Your primary and ongoing goal should be to continuously develop innovative content and put a truly unique spin on whatever topic you’re blogging about. Make sure your blog highlights your unique knowledge, voice and personality. Having a unique voice is one of the easiest ways to set it apart from your competition. Try to incorporate proprietary information, facts or research. The more unique and innovative your content and the better you target your audience, the easier it will be to build a following.

  1. Create an editorial schedule, and stick to it.

To build and maintain a steady audience, you’ll need to commit to a regular schedule for your blog. It has to be frequent enough that your audience expects it yet is not overwhelmed by it, so knowing your audiences tolerance is key here. Make sure you don’t over promise and under deliver as your audience could simply move on.

  1. Track and measure your success.

Most blog sites have great analytics, so make sure that you are tracking which blogs are giving you the best engagement and maybe consider creating a few blogs on a similar topic, or a series on the same topic. Always try to give your audience what they want and one way of ensuring this is tracking your analytics.

Do you have a business blog? What is your blog doing or NOT doing for you that you wish it would? Have you ever considered writing a blog strategy? I look forward to your comments and discussion.

Is a Company Mission/Vision Statement as Useful as a Marketing Strategy?

??????????????????????????????????????????????????????????????????????????????????????Ideally, to be successful in business you need to have mission and vision statements, as well as a marketing strategy. They are all equally important as they are all powerful sign-posts to provide clear and succinct directions. The mission and vision statements are focused on the purpose and aspirations of the company, while a marketing strategy focuses on highlighting what is unique about your company to a targeted audience.

Unfortunately, mission and vision statements are often confusing or too generic, mixing values, aspirations, philosophies, strategies and descriptions. Let’s be clear about the difference between a mission and a vision statement:

  • A mission statement articulates the purpose of the company, why it exists, and what it does and for whom. It should serve as an ongoing guide that spells out what the company is all about. The mission should focus on the here and now.
  • A vision statement outlines the goals and aspirations for the future. It creates a mental picture of a specific medium-term target and should be used as a source of inspiration.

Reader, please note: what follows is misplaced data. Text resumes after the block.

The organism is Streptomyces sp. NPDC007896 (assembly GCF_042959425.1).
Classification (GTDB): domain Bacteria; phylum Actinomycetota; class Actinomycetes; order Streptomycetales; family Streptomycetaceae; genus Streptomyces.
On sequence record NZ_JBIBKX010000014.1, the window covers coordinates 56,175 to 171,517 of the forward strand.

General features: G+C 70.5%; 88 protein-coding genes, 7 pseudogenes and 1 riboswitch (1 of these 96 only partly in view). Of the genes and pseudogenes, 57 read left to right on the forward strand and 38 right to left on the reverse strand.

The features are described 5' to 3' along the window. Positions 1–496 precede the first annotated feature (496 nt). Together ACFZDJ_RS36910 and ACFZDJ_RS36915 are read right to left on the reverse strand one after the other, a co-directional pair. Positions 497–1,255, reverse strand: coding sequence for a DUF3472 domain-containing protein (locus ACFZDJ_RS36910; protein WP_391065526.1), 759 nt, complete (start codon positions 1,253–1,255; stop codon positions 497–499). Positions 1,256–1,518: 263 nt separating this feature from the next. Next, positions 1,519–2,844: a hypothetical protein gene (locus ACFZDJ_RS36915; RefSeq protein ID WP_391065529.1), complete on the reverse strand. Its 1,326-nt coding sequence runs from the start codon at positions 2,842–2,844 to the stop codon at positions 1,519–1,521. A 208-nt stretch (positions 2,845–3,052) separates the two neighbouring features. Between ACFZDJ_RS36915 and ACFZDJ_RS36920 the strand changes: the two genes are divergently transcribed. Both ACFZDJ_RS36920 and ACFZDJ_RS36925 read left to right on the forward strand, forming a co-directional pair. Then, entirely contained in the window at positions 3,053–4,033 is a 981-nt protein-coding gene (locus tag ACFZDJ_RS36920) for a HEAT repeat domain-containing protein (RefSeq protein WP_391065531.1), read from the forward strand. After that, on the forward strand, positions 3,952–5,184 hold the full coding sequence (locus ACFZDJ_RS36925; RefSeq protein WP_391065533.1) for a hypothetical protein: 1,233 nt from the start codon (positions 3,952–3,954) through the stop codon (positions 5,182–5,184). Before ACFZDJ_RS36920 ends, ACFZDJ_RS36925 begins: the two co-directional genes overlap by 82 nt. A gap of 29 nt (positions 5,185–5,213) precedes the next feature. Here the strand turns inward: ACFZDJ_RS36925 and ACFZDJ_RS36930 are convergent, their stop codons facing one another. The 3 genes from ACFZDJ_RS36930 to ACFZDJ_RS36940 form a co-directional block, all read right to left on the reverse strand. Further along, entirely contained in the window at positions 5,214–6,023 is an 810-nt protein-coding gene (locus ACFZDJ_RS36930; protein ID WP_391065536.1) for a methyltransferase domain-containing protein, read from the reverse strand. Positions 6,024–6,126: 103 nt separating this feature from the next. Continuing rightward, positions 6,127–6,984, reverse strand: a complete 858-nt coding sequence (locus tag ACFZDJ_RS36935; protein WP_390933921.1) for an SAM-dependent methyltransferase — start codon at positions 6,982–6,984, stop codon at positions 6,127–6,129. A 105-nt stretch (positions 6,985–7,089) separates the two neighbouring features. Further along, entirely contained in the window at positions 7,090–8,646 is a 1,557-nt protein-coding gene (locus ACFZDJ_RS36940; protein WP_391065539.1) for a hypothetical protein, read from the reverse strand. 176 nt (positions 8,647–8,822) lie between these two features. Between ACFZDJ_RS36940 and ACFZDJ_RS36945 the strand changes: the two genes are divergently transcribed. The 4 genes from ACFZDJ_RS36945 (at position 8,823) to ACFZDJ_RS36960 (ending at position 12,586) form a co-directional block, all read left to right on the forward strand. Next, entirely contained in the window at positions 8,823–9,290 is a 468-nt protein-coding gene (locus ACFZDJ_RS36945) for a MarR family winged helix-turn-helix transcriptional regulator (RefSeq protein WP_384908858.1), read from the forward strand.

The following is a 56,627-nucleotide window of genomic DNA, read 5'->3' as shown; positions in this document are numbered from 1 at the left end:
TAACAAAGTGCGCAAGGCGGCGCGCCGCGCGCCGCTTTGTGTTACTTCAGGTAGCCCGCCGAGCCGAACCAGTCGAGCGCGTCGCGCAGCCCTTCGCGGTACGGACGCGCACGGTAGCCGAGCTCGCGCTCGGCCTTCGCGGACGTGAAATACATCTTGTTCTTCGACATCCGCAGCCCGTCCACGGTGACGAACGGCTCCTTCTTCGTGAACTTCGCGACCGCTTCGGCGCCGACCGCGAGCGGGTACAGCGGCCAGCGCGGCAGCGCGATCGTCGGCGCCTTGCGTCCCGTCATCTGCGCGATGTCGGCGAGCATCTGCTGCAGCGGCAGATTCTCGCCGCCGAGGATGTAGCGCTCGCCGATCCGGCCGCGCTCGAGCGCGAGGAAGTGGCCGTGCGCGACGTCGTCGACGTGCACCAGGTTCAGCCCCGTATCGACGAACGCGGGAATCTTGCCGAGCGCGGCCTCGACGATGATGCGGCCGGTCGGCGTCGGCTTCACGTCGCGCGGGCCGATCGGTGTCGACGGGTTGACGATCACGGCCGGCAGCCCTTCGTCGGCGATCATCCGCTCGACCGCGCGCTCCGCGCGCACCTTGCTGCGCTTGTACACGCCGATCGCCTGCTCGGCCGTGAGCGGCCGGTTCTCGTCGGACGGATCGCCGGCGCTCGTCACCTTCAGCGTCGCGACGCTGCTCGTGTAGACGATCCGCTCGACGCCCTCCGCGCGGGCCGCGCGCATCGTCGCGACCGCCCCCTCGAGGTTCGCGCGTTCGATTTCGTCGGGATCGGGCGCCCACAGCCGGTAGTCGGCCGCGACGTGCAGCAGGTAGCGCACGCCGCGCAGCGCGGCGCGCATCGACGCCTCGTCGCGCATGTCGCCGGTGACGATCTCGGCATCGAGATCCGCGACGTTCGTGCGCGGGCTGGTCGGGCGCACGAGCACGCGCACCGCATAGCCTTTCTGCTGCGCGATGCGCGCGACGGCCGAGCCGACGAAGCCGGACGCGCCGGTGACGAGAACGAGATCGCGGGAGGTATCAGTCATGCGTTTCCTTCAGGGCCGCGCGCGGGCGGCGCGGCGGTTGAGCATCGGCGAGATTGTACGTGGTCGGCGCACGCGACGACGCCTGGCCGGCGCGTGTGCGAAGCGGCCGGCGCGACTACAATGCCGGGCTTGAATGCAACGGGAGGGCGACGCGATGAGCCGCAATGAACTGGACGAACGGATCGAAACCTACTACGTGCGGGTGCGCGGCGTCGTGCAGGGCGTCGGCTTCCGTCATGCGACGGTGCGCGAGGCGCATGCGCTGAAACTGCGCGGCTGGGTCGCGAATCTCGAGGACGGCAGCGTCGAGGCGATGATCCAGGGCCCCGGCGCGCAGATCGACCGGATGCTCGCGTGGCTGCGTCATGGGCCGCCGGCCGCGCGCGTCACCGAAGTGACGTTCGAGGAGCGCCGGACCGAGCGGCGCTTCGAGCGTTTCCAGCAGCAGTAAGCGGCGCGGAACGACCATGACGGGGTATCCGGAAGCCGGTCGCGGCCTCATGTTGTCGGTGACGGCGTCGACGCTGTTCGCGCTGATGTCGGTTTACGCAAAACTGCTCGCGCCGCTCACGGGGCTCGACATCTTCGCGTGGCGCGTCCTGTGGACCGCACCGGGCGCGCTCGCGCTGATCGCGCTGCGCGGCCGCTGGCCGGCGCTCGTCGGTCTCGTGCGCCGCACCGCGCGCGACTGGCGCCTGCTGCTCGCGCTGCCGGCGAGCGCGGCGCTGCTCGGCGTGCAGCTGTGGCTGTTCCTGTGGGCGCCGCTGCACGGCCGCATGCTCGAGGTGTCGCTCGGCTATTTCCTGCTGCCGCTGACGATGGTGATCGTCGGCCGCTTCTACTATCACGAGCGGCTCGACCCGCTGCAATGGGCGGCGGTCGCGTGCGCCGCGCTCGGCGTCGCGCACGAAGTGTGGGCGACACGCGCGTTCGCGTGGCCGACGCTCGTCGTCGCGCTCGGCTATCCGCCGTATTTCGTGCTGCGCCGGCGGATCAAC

With those definitions in mind, I have outlined below what I believe to be the reasons why having all three of these documents written down and adhered to is essential to helping you clearly define your goals, objectives, audience and value both internally and externally.

Mission and Vision Statements are commonly used to:

Internally

  • Guide management’s thinking on strategic issues, especially during times of significant change
  • Help define performance standards
  • Inspire employees to work more productively by providing focus and common goals
  • Guide employee decision making

Externally

  • Enlist external support
  • Create closer linkages and better communication with customers, suppliers and alliance partners
  • Serve as a public relations tool

A Marketing Strategy is commonly used to:

  • Define what makes your service/product unique (besides price)
  • Create a Unique Selling Proposition
  • Define key target audiences for specific services or products you offer and where they are
  • Define what types of marketing tactics can be used to attract your key audiences
  • Define what your company values and how that relates to your audiences’ values
  • Define the frequency of the marketing tactics
  • Define measurement for each of the tactics for ROI tracking

I find that a good way to start the process of creating these key pieces of business documentation is to ask key people in your organization to answer the following questions:

  • For Mission (or Purpose): What is the core purpose of the organization? What do we do and for who?
  • For Vision (or Ambition): Where do we want to be in 5 or 10 years time? What are our aspirations?
  • For Marketing Strategy: What makes your service/product stand apart from the competition?

 

Do you feel your corporate mission statements and marketing strategy are useful, or do you disagree with me and feel (even well crafted) vision and mission statements and marketing strategies are not necessary/useful? Please share you views in the comments below!